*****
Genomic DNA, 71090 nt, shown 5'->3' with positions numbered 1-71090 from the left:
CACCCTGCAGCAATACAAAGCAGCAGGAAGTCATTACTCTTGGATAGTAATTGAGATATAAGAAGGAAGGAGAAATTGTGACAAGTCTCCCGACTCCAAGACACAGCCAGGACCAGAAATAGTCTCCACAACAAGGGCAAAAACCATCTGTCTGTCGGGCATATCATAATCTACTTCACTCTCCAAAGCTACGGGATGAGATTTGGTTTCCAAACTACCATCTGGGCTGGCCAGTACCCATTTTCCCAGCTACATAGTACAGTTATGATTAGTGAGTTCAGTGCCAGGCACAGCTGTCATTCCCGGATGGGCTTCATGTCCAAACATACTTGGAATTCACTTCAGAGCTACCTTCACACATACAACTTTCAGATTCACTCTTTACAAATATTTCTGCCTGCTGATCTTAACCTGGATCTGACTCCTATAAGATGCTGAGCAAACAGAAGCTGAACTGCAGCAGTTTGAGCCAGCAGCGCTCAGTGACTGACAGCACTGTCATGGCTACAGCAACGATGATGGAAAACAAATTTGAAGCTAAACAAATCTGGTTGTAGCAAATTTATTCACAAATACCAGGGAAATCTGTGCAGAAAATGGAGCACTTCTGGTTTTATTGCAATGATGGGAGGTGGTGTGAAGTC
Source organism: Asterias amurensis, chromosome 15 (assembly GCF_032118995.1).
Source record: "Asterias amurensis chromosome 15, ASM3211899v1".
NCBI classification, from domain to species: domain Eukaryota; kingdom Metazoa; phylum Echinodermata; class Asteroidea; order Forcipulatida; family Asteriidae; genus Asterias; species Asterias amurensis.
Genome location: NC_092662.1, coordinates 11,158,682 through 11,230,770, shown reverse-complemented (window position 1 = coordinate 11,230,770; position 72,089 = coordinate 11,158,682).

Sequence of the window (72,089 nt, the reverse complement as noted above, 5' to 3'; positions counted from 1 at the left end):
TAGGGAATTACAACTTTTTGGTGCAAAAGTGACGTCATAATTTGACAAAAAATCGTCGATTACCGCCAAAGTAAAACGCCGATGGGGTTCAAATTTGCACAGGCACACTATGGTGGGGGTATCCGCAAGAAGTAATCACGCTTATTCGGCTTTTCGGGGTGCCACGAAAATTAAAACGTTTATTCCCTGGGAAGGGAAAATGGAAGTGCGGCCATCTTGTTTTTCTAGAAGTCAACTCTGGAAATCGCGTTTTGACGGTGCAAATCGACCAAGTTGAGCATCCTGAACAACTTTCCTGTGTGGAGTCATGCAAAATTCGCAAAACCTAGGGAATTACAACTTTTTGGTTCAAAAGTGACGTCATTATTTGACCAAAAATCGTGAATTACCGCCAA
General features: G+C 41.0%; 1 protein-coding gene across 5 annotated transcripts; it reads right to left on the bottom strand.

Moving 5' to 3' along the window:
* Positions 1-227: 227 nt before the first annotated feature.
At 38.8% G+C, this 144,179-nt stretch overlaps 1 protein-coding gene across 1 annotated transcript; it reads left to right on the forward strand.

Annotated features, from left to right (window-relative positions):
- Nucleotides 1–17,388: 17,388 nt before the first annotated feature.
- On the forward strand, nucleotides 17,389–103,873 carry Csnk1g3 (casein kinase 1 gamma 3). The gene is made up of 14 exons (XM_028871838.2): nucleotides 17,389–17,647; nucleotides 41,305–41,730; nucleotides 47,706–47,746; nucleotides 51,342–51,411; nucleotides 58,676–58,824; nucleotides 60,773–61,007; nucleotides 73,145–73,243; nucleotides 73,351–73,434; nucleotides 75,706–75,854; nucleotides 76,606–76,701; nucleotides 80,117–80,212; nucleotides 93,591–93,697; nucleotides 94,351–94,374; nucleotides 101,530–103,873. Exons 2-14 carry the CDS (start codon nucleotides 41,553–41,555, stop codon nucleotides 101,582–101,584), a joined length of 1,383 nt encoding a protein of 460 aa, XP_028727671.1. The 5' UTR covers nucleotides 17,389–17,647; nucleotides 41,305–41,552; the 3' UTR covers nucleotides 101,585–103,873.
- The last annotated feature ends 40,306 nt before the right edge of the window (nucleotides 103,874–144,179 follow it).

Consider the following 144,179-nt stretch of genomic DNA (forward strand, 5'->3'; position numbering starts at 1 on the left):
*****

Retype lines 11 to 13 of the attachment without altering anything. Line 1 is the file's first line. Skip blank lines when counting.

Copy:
* Positions 1-227: 227 nt before the first annotated feature.
At 38.8% G+C, this 144,179-nt stretch overlaps 1 protein-coding gene across 1 annotated transcript; it reads left to right on the forward strand.

Annotated features, from left to right (window-relative positions):